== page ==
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Flexible port switching, role swapping come to USB

07 Jul 2015  | Bernard Cole

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The Universal Serial Bus (USB) protocol holds one weakness despite its pervasiveness across consumer and personal electronic devices, and it is about port switching and host/device role swapping. The original USB specification took on a one host (the PC) and one device link (such as a printer or an external memory storage device), and this is quite understandable since it was conceived during the time of desktop and laptop computers. USB-On-The-Go enables limited role swapping but only on a one-device/one-host connection.

But current popular applications in smart phones, wearables, MP3 players, etc. make things much more complicated. Now end users want to do more: depending on the application environment, a host may have several devices connected to it, each of which is capable of also being a host; or the user may want several hosts to talk to and control several devices.

"Currently, to do any of this with either USB 2.0 or USB 3.0 requires human intervention to physically go and make the swaps and switches," Mark Gordon, Microchip USB/Networking Product Marketing Manager, told EE Times. The USB 3.0 Type C connector, which replaces the older USB form factors, makes the process less confusing, but it is still the user who has to physically make the right connections.

To make such flexible USB connections easier and remove the human user from the middle of the transaction, Microchip Technologies Inc. has just begun deploying FlexConnect, a proprietary state-machine-based algorithm, in many of its new USB-based circuit designs. The most recent device into which the company has incorporated FlexConnect is the USB5734 Smart Hub, which enables host and device role swapping and port switching, I/O bridging, and various other serial communication interface functions.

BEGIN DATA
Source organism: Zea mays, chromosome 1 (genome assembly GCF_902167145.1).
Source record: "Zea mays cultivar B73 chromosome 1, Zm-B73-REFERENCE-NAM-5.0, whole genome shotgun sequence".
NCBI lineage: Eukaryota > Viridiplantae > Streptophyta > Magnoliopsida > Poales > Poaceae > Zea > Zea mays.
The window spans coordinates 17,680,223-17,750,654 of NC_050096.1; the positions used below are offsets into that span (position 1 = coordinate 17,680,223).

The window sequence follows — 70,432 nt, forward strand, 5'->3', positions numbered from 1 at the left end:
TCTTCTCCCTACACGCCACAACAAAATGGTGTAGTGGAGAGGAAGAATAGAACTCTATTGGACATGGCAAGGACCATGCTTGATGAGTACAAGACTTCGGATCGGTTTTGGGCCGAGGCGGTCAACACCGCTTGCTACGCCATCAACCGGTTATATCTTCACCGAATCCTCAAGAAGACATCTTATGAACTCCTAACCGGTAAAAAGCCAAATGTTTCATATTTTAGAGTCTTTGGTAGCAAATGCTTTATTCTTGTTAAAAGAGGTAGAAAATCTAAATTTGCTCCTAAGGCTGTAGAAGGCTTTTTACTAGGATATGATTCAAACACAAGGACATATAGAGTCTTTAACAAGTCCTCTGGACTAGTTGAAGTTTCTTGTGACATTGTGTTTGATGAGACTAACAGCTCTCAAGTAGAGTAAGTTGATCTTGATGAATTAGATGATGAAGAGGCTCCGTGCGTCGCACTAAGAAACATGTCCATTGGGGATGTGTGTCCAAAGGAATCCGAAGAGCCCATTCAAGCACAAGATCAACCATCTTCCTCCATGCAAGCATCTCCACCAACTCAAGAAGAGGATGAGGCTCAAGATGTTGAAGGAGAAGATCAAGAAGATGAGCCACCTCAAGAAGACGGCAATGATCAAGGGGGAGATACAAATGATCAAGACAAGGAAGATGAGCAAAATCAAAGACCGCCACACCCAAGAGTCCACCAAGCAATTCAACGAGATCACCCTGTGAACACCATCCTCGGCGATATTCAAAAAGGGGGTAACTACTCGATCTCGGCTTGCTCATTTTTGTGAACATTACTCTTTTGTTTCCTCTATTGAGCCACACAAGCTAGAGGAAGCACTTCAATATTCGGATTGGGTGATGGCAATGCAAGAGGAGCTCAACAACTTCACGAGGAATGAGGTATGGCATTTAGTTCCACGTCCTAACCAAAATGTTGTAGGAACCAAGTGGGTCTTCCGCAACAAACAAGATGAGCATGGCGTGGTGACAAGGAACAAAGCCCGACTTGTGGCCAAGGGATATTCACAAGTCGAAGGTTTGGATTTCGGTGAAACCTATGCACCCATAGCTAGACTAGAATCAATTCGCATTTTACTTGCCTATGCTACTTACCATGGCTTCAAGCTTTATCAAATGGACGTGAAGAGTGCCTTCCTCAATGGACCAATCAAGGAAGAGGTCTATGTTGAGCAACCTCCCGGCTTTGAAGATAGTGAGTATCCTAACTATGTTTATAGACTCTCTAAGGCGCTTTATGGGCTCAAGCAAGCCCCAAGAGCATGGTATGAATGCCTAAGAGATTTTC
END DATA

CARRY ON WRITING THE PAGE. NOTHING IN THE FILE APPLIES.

Smart Hub

The USB5734 Smart Hub incorporates circuitry that allows a wide range of port switching and role swapping as well as I/O capabilities.

"With FlexConnect, a mobile device can plug into a standard USB host and take control of system functions, along with other USB connected devices and peripherals whose access was previously only available via the host controller or root hub," said Gordon.

The state machine incorporated into the Smart Hub contains a FlexConnect algorithm that initiates and then directs a set of protocols that make it possible for a device to dynamically change physical settings to allow it to perform upstream and downstream ports, but remain compatible with the USB spec. In conjunction with an on-chip MCU, the FlexConnect state machine can also dynamically change whether an exposed port acts as a host or a device through low-level software commands.

By means of the FlexConnect capabilities, the Smart Hub has the ability to dynamically swap between a USB host and a USB device through hardware and/or software system commands giving the new USB host access to downstream resources. This same technology can also switch common downstream resources between two different USB hosts. Incorporating FlexConnect into a system simplifies the overall software requirements of the primary host, as class drivers and application software stay local to the device-turned-host.

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